Looking at the company's Wine volumes in relation to its top 14 brands, its "priority premium wines" accounted for almost 19% of cases sold in fiscal 2015. Priority premium wines sold about as much as Absolut did by itself, in fact. This highlights another aspect that could be improved - expanding further into whiskey instead of vodka, as consumer tastes continue to shift. To put things in perspective, 11.2 million cases of Absolut were sold in 2015, while only 5.1 million of Jameson were moved.

Pernod Ricard is obviously the proud owner of some very solid, premium whiskey brands - its Chivas scotch brand recently beat out Diageo's Johnnie Walker in India for instance. It's also becoming deeply entrenched in faster growing emerging markets. I think ditching wine to focus on more premium and ultra-premium liquor brands would be a net positive.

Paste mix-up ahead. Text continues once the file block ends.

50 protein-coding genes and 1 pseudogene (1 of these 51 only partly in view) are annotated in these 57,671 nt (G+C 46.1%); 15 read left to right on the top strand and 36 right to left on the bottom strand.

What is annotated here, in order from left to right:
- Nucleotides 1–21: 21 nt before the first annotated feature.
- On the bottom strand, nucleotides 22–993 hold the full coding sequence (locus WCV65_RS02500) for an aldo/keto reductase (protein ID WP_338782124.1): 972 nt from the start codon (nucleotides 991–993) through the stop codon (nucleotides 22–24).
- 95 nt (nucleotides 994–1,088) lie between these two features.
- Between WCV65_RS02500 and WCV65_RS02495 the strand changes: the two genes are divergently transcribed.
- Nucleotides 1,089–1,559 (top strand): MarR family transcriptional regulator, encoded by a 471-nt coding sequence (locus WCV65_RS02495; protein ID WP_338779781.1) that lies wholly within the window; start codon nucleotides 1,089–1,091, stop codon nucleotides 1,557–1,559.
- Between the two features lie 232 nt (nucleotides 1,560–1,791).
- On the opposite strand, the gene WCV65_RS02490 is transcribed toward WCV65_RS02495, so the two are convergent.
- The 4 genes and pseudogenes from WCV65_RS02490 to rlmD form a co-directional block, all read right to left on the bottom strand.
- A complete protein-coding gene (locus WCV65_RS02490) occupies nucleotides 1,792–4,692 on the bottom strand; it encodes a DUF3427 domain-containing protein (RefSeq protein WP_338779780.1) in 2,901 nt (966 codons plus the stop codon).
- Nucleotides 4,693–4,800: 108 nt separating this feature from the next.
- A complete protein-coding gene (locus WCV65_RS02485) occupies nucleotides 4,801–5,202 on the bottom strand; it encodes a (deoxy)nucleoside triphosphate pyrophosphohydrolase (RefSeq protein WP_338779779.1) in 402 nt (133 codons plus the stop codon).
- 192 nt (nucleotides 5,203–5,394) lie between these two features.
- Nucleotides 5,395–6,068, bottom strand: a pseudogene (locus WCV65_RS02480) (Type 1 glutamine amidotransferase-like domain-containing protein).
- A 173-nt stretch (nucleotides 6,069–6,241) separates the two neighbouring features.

I wanted to like (and own) Pernod Ricard, but unfortunately I think Brown Forman is the "best of the best". Diageo is second, with a currency-related advantage, as it operates in cheap Pounds while receiving most of its sales outside of the UK. I'd buy BF.B and DEO any day over shares of PDRDF, which is a shame because I think Pernod Ricard has some enviable brands that could achieve so much more. It's also growing faster than its closest rival Diageo - but margins matter.

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Disclosure: I am/we are long BF.B, DEO.

I wrote this article myself, and it expresses my own opinions. I am not receiving compensation for it (other than from Seeking Alpha). I have no business relationship with any company whose stock is mentioned in this article.